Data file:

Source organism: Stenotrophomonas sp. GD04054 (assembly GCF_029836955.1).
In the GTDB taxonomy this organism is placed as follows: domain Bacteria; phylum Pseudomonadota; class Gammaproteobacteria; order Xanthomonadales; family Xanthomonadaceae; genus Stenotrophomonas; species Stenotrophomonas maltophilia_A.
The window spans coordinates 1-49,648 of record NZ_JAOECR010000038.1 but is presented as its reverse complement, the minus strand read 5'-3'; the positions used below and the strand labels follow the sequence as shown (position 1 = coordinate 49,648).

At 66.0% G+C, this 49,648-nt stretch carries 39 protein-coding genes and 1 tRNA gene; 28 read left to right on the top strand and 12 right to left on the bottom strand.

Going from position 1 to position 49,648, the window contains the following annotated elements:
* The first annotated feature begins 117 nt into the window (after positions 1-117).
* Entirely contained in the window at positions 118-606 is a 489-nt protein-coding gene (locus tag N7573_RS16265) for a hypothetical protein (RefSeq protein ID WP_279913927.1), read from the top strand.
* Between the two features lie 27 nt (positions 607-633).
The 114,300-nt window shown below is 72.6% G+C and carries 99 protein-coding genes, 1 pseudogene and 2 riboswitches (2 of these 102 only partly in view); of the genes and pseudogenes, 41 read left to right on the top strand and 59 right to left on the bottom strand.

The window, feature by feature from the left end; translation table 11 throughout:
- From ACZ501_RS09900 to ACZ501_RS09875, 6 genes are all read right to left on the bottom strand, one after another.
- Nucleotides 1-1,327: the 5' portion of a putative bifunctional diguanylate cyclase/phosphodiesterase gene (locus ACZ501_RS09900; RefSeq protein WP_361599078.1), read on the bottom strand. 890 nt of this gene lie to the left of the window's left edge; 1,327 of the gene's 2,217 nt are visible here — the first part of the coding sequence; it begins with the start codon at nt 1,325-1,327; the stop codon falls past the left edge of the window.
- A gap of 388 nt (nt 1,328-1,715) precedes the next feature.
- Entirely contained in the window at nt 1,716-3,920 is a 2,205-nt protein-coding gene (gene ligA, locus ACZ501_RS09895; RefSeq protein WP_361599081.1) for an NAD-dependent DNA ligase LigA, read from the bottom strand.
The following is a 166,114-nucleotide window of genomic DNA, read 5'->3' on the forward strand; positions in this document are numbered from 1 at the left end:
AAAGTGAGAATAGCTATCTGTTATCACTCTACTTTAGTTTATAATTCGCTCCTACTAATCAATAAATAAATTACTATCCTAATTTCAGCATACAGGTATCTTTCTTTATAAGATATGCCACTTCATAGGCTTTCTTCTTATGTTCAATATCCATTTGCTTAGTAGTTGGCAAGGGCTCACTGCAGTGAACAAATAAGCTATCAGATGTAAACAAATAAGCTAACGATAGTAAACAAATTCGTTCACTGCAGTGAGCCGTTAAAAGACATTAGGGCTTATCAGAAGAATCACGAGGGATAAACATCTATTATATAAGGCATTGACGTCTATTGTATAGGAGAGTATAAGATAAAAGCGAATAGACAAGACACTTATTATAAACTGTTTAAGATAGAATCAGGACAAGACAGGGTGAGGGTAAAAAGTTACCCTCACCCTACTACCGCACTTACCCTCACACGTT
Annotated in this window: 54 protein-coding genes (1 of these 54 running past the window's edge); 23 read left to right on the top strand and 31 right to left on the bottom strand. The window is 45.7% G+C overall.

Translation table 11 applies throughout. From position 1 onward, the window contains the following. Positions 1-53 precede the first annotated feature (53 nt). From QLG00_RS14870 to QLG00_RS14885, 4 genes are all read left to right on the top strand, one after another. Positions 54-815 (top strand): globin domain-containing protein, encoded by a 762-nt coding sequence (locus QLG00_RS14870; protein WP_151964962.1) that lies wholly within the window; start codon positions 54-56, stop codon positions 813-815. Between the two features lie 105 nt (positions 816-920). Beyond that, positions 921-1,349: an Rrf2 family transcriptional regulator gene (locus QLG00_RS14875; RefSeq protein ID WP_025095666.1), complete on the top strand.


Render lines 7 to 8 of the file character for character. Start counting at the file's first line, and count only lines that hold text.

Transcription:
* Entirely contained in the window at positions 118-606 is a 489-nt protein-coding gene (locus tag N7573_RS16265) for a hypothetical protein (RefSeq protein ID WP_279913927.1), read from the top strand.
* Between the two features lie 27 nt (positions 607-633).